I have had the pleasure of working with a number of highly-talented artists for book covers. Planning the cover art with them is one of my favorite parts of putting out novels, so I’ve added this page to showcase them and their work.
If you like their stuff, I hope you’ll join me in supporting them. They all have work for sale, of course, but if you’re not in the market for a print maybe you could join their mailing lists, do social media with them, or even just drop them a note to let them know you think what they’re doing is cool.
It might not sound like much but putting out creative work every day is hard. A word or two here and there can be a great boost.
Rich and I worked together on the cover art for Dangerous Dan. We went to college together many years ago and I’ve admired his work for a long time, particularly when he began to realize that there is a statement to be made about American over-consumption. Since that is something Dan faces in the novel, it was a perfect fit. I love everything about the figure on the cover of the book here, plus the old school circuit board background.
It’s not a conventional mystery/thriller cover which has probably hurt my sales, but as a piece of art it’s undeniable.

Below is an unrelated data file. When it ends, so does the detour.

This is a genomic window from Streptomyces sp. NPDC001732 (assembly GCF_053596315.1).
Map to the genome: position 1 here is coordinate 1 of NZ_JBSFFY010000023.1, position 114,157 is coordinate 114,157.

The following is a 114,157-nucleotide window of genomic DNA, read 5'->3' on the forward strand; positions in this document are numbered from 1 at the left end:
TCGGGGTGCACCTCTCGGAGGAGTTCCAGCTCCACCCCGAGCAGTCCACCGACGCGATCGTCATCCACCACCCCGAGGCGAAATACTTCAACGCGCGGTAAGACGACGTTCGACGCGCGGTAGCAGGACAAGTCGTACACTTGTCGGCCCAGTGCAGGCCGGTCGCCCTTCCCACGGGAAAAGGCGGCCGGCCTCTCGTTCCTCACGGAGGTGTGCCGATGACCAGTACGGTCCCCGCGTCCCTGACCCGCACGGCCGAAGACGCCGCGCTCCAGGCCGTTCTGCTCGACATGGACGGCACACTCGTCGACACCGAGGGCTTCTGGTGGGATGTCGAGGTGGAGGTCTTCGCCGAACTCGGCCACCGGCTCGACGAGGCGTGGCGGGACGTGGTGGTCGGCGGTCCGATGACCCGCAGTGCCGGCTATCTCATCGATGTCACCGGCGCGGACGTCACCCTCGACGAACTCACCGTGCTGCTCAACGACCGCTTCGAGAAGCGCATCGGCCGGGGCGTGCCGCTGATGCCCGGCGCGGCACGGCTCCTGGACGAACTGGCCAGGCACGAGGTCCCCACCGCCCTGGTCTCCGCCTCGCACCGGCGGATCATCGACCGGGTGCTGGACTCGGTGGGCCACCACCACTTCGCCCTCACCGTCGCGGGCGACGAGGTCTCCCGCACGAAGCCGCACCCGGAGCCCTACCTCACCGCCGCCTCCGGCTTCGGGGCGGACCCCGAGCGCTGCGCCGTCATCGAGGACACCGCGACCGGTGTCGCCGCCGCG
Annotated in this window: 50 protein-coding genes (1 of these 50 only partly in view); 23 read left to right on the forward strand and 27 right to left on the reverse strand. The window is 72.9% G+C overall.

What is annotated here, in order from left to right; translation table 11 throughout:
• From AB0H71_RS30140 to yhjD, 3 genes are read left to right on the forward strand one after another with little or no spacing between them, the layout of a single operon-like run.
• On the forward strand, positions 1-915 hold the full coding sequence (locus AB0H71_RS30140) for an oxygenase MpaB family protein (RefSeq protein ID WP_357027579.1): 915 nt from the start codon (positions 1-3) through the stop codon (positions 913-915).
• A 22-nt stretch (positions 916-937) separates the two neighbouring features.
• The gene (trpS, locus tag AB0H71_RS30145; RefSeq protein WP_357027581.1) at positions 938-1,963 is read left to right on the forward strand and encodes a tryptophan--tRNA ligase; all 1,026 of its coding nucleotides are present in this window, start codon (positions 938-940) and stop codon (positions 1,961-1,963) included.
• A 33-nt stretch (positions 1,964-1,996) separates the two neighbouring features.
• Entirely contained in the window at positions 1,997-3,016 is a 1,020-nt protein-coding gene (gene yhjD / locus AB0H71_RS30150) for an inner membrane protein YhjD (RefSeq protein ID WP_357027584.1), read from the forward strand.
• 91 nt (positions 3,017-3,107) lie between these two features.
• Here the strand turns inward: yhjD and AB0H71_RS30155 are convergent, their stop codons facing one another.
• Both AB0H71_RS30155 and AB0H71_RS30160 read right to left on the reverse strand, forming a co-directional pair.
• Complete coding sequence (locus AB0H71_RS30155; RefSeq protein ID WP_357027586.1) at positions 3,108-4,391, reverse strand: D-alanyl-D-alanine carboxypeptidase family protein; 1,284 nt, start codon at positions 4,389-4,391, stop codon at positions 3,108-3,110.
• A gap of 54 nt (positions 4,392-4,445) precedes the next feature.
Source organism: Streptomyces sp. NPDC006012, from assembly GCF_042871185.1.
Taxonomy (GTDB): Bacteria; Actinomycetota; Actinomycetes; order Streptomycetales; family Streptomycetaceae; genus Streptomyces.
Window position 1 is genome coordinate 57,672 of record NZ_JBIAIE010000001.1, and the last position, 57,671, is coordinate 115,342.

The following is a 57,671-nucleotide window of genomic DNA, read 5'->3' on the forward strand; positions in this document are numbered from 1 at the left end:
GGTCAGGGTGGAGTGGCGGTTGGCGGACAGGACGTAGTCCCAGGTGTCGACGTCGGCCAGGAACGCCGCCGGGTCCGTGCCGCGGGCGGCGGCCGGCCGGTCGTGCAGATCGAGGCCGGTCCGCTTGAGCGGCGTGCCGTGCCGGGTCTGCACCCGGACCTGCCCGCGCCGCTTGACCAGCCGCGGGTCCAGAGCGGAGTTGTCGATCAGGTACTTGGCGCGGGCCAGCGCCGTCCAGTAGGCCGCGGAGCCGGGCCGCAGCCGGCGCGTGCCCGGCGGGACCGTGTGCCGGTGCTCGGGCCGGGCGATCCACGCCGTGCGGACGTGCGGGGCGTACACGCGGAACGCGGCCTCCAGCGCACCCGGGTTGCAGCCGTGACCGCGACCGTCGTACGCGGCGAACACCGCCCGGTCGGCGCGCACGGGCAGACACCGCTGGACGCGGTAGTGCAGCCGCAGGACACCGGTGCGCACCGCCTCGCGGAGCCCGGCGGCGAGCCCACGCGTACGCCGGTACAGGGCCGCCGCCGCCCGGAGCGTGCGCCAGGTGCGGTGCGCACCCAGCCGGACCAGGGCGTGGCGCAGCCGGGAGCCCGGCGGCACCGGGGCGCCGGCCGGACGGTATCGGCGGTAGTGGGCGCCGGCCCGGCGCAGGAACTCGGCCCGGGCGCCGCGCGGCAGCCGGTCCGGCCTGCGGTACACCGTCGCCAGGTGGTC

I did the typography myself here to save some money. That’s the League Gothic typeface. I’m a fan and the license for it is pretty open so I have been known to use it a lot.
I have worked as a graphic designer myself, but when I look at Bear’s work I often think, “Man, I’m not even 3/4 that good.” Rather than study how to be a graphic designer, I’m concentrating on the writing work and roping Bear in to do his thing whenever there’s a budget.
He provided the cover art and typography for the 10 Thousand Gods series, in addition to heaps of other projects.
Again, I had not properly studied what a typical urban fantasy book’s cover should look like at this point, which is why this cover stands out. That has probably hurt sales. But again, I think the image fits the work, if not the genre. I love it.
I got hip to Jert’s work at a showing of his work that also happened to be at one of my favorite Atlanta pubs: Diesel. When I was living in that area of town I hung out there a lot. My wife and I went on our first date there. The owner and his wife are super cool.
Anyway, when I was working on Santa vs. Krampus I knew I needed a cover that would convey to people that this book is meant to be a little bit quirkier than your usual fantasy book. I wanted something that had a line drawing cartoon feel to it, but I didn’t want something that looked like it was made for kids.
When I saw Jert’s stuff I knew I had my guy. He has done 5 pieces for me now and every one of them has been an utter delight.
The typography and composition are by me here. That’s Futura for the typeface and a little gradient mesh behind the main image to set it off. I might also have Olan Mills-ed the corners with the burn tool as well.